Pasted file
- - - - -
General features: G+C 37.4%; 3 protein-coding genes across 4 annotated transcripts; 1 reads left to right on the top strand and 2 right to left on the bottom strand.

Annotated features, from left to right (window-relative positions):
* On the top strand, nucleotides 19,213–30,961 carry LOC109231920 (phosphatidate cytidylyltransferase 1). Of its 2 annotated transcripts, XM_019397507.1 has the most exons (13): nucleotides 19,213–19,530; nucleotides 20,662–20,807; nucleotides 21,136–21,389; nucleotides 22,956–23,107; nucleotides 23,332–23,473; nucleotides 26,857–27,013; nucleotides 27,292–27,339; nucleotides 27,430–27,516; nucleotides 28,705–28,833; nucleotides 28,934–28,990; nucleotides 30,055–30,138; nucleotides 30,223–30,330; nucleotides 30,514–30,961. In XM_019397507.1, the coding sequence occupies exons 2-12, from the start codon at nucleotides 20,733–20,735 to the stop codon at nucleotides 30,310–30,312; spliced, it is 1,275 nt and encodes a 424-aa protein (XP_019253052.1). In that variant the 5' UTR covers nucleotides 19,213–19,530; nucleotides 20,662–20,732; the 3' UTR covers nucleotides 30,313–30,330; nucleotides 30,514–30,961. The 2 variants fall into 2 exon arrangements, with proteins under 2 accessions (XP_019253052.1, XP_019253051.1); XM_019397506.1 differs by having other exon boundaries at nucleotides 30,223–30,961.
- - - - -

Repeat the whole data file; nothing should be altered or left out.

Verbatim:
General features: G+C 37.4%; 3 protein-coding genes across 4 annotated transcripts; 1 reads left to right on the top strand and 2 right to left on the bottom strand.

Annotated features, from left to right (window-relative positions):
* On the top strand, nucleotides 19,213–30,961 carry LOC109231920 (phosphatidate cytidylyltransferase 1). Of its 2 annotated transcripts, XM_019397507.1 has the most exons (13): nucleotides 19,213–19,530; nucleotides 20,662–20,807; nucleotides 21,136–21,389; nucleotides 22,956–23,107; nucleotides 23,332–23,473; nucleotides 26,857–27,013; nucleotides 27,292–27,339; nucleotides 27,430–27,516; nucleotides 28,705–28,833; nucleotides 28,934–28,990; nucleotides 30,055–30,138; nucleotides 30,223–30,330; nucleotides 30,514–30,961. In XM_019397507.1, the coding sequence occupies exons 2-12, from the start codon at nucleotides 20,733–20,735 to the stop codon at nucleotides 30,310–30,312; spliced, it is 1,275 nt and encodes a 424-aa protein (XP_019253052.1). In that variant the 5' UTR covers nucleotides 19,213–19,530; nucleotides 20,662–20,732; the 3' UTR covers nucleotides 30,313–30,330; nucleotides 30,514–30,961. The 2 variants fall into 2 exon arrangements, with proteins under 2 accessions (XP_019253052.1, XP_019253051.1); XM_019397506.1 differs by having other exon boundaries at nucleotides 30,223–30,961.